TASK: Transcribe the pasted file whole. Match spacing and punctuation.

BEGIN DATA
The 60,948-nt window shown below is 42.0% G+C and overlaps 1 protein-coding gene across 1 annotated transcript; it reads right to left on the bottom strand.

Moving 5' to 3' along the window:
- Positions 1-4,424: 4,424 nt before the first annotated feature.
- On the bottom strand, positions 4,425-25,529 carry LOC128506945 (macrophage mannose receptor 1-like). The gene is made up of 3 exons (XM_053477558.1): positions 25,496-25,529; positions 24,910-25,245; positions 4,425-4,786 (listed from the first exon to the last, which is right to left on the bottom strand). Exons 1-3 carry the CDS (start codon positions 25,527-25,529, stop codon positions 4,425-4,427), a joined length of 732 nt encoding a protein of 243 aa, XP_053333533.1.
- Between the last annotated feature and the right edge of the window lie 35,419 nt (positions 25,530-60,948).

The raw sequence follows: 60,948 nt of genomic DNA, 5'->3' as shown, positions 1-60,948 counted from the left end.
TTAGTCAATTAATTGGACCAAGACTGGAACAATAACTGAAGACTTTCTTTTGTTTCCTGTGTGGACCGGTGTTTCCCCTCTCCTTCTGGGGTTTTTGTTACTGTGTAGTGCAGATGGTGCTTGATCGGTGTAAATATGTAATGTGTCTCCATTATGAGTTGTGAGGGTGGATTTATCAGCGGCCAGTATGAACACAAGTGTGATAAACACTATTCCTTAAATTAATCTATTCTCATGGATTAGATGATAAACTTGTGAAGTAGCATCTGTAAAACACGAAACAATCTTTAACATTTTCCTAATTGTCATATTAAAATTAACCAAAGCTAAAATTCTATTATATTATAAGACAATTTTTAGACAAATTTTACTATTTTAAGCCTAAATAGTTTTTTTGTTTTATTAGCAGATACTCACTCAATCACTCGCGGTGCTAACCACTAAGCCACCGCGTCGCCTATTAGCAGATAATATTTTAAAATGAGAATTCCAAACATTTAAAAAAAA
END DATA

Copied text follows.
The 60,948-nt window shown below is 42.0% G+C and overlaps 1 protein-coding gene across 1 annotated transcript; it reads right to left on the bottom strand.

Moving 5' to 3' along the window:
- Positions 1-4,424: 4,424 nt before the first annotated feature.
- On the bottom strand, positions 4,425-25,529 carry LOC128506945 (macrophage mannose receptor 1-like). The gene is made up of 3 exons (XM_053477558.1): positions 25,496-25,529; positions 24,910-25,245; positions 4,425-4,786 (listed from the first exon to the last, which is right to left on the bottom strand). Exons 1-3 carry the CDS (start codon positions 25,527-25,529, stop codon positions 4,425-4,427), a joined length of 732 nt encoding a protein of 243 aa, XP_053333533.1.
- Between the last annotated feature and the right edge of the window lie 35,419 nt (positions 25,530-60,948).

The raw sequence follows: 60,948 nt of genomic DNA, 5'->3' as shown, positions 1-60,948 counted from the left end.
TTAGTCAATTAATTGGACCAAGACTGGAACAATAACTGAAGACTTTCTTTTGTTTCCTGTGTGGACCGGTGTTTCCCCTCTCCTTCTGGGGTTTTTGTTACTGTGTAGTGCAGATGGTGCTTGATCGGTGTAAATATGTAATGTGTCTCCATTATGAGTTGTGAGGGTGGATTTATCAGCGGCCAGTATGAACACAAGTGTGATAAACACTATTCCTTAAATTAATCTATTCTCATGGATTAGATGATAAACTTGTGAAGTAGCATCTGTAAAACACGAAACAATCTTTAACATTTTCCTAATTGTCATATTAAAATTAACCAAAGCTAAAATTCTATTATATTATAAGACAATTTTTAGACAAATTTTACTATTTTAAGCCTAAATAGTTTTTTTGTTTTATTAGCAGATACTCACTCAATCACTCGCGGTGCTAACCACTAAGCCACCGCGTCGCCTATTAGCAGATAATATTTTAAAATGAGAATTCCAAACATTTAAAAAAAA